Widower Steve Douglas raises three sons with the help of his father-in-law, and is later aided by the boys' great-uncle. An adopted son, a stepdaughter, wives, and another generation of sons join the loving family in later seasons.
Charles, a college student, moves in with the Powell family as the housekeeper, baby-sitter, and friend to the children. Along with his best friend, Buddy, Charles attempts to manage his ... See full summary »
Widower Sheriff Andy and his son Opie live with Andy's Aunt Bee in Mayberry NC. With virtually no crimes to solve, most of Andy's time is spent philosophizing and calming down his cousin Deputy Barney.
Best friends and roommates Laverne De Fazio and Shirley Feeney are single, working girls in late 1950s Milwaukee (later early 1960s Los Angeles) coping with dates, neighbours, and each other. Written by
Stewart M. Clamen <email@example.com>
Frustrated at TV shows constantly repeating who the characters are and what they do, Penny Marshall came up with the idea of Laverne having L's on all her clothes, figuring that would solve the problem. To her chagrin, they still had to say on a regular basis who was who and where the girls worked; she got tired of all the times Cindy Williams would say 'Laverne' in an episode. See more »
The show was originally set in Milwaukee, famed for its brewing history. The title characters were bottlecappers in the fictional Schotz Brewery, so they are shown working along a brewery's bottling line during the opening titles. However, this sequence was obviously shot in an Anheuser-Busch facility, as the bottles shown streaming along the conveyor are the iconic 'teardrop' bottles used for Michelob beer in the 1970s. Anheuser-Busch, the St. Louis-based maker of Budweiser, never had a facility in Milwaukee. See more »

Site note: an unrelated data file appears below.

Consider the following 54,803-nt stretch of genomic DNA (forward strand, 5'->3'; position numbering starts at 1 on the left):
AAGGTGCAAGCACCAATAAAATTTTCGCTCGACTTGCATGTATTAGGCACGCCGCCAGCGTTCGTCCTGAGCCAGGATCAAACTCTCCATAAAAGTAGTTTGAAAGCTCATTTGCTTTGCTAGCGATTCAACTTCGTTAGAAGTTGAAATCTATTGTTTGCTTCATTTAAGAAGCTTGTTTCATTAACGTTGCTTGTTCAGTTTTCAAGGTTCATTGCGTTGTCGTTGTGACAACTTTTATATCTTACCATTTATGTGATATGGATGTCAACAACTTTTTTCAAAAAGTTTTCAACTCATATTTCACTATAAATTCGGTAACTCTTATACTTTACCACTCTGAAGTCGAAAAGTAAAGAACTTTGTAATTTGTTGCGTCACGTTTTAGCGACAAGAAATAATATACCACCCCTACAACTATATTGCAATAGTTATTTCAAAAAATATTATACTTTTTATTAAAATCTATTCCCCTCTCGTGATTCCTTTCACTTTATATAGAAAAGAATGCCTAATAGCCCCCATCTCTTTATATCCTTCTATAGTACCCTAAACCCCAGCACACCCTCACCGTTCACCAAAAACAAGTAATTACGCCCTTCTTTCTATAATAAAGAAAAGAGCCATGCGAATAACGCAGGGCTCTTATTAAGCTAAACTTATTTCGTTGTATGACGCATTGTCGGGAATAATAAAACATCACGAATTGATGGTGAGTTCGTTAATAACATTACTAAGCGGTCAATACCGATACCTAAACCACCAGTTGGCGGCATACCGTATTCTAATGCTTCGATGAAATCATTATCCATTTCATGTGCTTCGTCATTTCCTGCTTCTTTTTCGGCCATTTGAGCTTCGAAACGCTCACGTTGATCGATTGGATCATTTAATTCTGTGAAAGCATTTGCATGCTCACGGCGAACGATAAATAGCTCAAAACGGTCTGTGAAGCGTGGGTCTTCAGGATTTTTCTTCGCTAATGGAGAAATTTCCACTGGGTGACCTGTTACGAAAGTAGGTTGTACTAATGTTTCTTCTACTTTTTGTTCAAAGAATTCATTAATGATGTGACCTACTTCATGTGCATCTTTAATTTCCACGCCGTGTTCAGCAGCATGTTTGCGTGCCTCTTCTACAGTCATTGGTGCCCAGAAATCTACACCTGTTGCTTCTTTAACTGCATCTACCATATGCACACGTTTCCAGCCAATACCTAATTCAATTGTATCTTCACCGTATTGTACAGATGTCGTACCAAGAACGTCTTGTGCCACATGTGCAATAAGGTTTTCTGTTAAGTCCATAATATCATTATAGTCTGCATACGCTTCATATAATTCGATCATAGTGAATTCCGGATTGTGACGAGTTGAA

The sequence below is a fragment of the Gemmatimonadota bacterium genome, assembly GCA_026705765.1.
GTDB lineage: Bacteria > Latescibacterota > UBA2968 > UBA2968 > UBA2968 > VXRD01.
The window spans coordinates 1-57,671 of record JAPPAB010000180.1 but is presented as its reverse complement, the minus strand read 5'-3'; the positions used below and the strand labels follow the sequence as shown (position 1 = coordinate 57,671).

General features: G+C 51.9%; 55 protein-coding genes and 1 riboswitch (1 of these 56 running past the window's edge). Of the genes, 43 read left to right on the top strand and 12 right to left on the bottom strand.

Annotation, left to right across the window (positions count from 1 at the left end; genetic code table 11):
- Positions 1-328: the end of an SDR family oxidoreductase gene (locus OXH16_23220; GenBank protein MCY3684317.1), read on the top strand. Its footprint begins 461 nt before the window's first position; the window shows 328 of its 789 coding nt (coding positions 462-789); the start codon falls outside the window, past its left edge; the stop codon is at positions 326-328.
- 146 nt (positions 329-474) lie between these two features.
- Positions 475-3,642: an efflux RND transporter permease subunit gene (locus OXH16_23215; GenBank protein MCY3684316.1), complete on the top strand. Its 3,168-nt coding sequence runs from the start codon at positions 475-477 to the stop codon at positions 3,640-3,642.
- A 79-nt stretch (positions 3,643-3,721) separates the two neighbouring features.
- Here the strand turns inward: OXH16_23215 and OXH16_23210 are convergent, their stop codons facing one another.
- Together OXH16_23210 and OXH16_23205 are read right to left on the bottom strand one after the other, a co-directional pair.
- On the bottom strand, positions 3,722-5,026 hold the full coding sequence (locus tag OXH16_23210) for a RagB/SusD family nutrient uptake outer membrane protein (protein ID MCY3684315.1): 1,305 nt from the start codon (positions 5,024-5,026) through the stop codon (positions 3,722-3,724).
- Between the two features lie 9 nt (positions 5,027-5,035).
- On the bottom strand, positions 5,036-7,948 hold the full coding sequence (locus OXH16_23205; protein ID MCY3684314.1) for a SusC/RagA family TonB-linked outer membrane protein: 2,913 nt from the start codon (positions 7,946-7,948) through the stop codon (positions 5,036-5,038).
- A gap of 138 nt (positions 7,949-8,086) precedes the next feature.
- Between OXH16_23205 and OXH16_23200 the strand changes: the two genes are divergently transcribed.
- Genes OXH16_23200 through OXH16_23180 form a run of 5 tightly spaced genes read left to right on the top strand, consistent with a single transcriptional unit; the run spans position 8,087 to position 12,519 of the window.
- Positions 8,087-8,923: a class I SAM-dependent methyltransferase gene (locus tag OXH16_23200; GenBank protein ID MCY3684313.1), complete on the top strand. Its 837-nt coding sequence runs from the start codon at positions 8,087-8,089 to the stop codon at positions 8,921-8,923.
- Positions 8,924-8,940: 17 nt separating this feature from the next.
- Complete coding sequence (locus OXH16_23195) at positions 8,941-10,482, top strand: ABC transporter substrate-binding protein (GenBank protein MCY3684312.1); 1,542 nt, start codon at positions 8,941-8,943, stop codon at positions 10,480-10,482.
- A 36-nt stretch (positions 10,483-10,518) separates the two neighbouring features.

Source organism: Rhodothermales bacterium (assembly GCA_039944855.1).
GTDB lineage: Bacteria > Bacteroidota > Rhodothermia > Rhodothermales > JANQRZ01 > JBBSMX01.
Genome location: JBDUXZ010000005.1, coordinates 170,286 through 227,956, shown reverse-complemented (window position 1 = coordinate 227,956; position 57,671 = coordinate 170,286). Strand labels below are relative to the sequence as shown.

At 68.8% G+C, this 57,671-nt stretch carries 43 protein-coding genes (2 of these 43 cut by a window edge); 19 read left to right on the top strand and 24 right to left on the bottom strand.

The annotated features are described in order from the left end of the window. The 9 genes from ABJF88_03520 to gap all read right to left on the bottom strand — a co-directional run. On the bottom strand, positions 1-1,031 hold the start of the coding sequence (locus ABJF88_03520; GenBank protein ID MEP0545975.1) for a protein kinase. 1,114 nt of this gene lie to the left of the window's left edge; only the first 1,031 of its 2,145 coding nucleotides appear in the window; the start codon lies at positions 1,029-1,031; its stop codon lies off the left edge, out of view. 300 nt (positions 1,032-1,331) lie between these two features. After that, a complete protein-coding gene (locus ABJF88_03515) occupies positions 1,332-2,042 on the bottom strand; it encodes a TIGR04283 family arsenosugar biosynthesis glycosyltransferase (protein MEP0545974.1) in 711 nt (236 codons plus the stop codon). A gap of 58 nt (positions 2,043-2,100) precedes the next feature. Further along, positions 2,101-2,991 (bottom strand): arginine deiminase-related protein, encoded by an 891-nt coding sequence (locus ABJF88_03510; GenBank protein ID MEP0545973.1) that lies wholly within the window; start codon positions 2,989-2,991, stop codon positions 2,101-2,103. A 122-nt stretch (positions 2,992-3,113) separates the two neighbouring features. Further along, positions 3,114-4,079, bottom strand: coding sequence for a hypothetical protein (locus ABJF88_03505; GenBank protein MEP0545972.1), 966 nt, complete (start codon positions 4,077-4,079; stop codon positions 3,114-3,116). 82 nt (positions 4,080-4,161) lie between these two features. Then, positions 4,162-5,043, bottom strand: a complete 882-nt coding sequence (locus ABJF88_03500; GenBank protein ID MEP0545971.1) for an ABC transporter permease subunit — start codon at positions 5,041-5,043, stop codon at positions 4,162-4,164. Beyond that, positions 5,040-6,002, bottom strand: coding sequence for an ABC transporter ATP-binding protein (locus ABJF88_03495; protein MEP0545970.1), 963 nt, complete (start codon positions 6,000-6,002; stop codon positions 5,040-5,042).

When Lavern & Shirely first aired, America was undergoing historic changes in many areas. So were American families. Values once held dear suddenly were facing new ideas, new challenges. So were Lavern & Shirely. Stereo typing women was not going to be tolerated any longer. Neither in the home, Entertainment, common work place and in politics. Lavern & Shirely's writers were aware of women's rights and wrote accordingly...with taste and humor. I loved watching the show for several reason but mostly on account Cindy Williams was my personal "Girl Next Door" ever since seeing her portrayal of 'Laurie' in American Graffiti (1973). Above all that, I was the same age as Laurie and Steve then Shirely. I could totally relate to what they were up against. Lavern & Shirely just took the experience to a different level and a different city. Gr8 Program.
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